This Module applies the mediant substitution technique to the Aeolian four-chord set in D Aeolian minor.
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In D Aeolian minor, the chords are D minor, C, B flat and A minor. The other sets of chords in the table above are there to help you use the Roman numeral system to understand and transpose groups of chords.
Here are all the inversions of the module chords shown on keyboards. Run through them using any broken chord pattern of your choosing.
Here’s a riff on these four chords with no mediant substitution at all.
This is the chord sequence.
The right hand chords are shown as triads with inversion symbols. Find them using the keyboard diagrams.
Here is an MS sketch of the riff with the broken chord BMT analysis.
Look out for the anticipation. All the C-for-chords in the BMT analysis are the next chord, anticipated (pulled forward a quaver).
The right hand strays a long way down into the between-the-staves leger lines. Here is the right hand written an octave higher but with the 8vb (play an octave lower) sign. Use it if it helps.
When you can find the chords without any
trouble, study the BMT analysis as you listen, and copy the riff audio. Here it is
Now start treating some of the chords with mediant substitution. You drop the bass note a third down the D Aeolian minor scale from the root of the chord. Here’s a quick reference table.
Here’s one possibility.
Errata: the C chord in bar 3 is not substituted. Read plain 'c'.
The right hand chords are still shown as triads with inversion symbols and the mediant substitution seventh chords are shown as slash chords. (There is one slash chord – Bë/C in the last bar – which is not a mediant substitution chord.)
Here is a practice-speed audio performance of the chords (top) and a possible performance (bottom).
Errata: the C chord in bar 3 of the 'plain chords' audio is not substituted.
Except for the last half-bar, all the chords in the second half have been substituted (the root has been lowered a third).
Now apply mediant substitution everywhere you can.
Here is the ‘skeleton chord’ performance (top), plus a gentle broken-chord ‘realisation’ of the sequence (below).
Remind yourself of the mediant substitution process.
Your right hand triads stay the same but…
…you lower the root a third to make mediant substitution seventh chords.
The best-sounding chord sequences are a mix of the original chords, some mediant substitution chords and some ‘reverse mediant substitution’ chords – explained in the following section.
Mediant substitution works because chords a third apart share two chord tones (and the other chord tone creates an interesting seventh chord.)
Mediant substitution works both ways. You can either lower the root a third to get a seventh chord on the new root (ordinary mediant substitution), or raise the whole triad a third to get a seventh chord on the existing root (reverse mediant substitution).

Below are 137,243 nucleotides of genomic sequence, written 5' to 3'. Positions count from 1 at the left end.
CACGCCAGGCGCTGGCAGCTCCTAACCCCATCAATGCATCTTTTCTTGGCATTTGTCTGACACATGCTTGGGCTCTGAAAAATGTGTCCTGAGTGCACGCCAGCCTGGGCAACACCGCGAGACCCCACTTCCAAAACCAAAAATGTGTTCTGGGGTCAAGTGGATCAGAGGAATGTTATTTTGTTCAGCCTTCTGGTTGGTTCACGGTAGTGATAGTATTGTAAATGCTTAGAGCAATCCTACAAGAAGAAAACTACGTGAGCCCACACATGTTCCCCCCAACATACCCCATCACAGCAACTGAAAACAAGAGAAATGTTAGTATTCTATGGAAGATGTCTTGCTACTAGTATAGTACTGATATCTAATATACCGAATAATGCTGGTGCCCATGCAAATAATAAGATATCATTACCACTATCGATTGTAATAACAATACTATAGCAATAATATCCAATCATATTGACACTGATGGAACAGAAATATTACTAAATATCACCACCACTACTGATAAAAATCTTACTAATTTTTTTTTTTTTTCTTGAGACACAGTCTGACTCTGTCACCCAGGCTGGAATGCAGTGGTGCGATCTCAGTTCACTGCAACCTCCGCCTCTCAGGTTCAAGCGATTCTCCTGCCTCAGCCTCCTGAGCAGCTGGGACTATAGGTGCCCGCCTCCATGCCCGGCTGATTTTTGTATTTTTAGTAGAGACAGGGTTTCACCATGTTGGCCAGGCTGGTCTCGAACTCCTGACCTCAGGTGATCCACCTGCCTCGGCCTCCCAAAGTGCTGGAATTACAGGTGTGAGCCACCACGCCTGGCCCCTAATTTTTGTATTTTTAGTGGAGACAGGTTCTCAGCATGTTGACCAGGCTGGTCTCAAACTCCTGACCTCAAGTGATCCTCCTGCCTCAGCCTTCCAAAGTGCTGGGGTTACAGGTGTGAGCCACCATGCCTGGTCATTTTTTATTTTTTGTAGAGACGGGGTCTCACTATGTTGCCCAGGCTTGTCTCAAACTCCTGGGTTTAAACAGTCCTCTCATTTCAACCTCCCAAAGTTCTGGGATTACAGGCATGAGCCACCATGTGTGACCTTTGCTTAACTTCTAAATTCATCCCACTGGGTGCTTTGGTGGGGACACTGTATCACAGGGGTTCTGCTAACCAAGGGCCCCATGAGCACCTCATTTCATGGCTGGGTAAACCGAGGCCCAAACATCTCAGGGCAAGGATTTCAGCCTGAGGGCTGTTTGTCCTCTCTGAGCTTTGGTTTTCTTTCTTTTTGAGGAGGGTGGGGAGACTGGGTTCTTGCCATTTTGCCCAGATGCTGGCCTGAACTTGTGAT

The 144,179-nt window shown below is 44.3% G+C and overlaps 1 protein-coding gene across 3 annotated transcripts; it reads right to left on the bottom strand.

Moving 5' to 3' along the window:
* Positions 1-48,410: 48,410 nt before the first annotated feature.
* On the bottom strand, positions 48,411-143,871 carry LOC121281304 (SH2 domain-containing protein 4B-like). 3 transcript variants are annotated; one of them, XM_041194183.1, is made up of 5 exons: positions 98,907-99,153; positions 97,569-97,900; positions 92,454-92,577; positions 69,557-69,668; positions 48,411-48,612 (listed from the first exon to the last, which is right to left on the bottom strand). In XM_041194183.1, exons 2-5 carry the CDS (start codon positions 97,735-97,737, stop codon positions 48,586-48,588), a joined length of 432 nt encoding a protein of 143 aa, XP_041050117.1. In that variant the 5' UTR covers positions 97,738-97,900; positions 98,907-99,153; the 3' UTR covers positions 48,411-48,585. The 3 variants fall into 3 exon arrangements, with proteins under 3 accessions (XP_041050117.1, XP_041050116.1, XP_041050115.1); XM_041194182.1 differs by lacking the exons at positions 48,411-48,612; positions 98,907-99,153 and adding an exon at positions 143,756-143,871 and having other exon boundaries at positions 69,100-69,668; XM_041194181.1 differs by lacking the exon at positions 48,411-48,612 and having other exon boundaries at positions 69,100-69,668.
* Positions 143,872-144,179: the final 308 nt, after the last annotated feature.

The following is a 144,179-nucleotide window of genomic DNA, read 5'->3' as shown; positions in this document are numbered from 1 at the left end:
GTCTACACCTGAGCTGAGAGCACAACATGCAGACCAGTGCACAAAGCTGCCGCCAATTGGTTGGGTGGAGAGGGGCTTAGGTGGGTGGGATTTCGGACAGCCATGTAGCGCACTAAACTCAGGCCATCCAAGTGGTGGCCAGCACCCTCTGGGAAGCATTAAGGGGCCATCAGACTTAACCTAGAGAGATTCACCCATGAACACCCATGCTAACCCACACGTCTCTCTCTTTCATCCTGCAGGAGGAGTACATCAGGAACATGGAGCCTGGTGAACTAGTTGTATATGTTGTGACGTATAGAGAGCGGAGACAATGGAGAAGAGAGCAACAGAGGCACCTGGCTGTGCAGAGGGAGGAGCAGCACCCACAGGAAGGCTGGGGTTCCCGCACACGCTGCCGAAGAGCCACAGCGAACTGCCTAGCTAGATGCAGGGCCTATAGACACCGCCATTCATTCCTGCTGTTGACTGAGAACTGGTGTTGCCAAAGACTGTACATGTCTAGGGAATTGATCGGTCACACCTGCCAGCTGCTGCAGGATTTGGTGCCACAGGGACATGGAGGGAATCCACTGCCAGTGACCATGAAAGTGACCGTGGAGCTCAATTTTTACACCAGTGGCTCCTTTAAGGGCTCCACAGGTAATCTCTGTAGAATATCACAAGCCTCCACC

The only usable new chord reverse substitution gives when applied to our four chords is D minor 7 (see below), but reverse substitution lets us use our existing mediant substitution seventh chords in more places – as discussed in the following section.
Mediant substitution shows us that we can use any of the chords in the following table under the riff’s four top notes. (Proper spellings for the mediant substitution seventh chords are given in brackets.)
Here are some sample chord sequences using chords from the table above. From now on, proper spellings for the mediant substitution seventh chords are used, and the ‘slash chord’ spellings are in brackets.
When you can substitute chords like this – potentially three for every melody note – you have multiple choices. Lining up all the chord sequences for the Module 17 riff vertically (below), you can in theory jump to any chord in the next column.
Here’s what putting together a chord sequence from all the options might look like on paper.
The first chord sequence – the original – has the top notes of the right hand chords above the chord symbols, to remind you. Proper spellings for the mediant substitution seventh chords are used, but the ‘slash chord’ spellings are given in brackets to help you construct the chords on the fly.
Play the two chord sequences indicated. Here are audios of just the simple chords – make a performance in the style of the module. The sequence starting on D minor comes first.
Try out the possible mediant substitution basses and write down the versions you like most in the table in your workbook.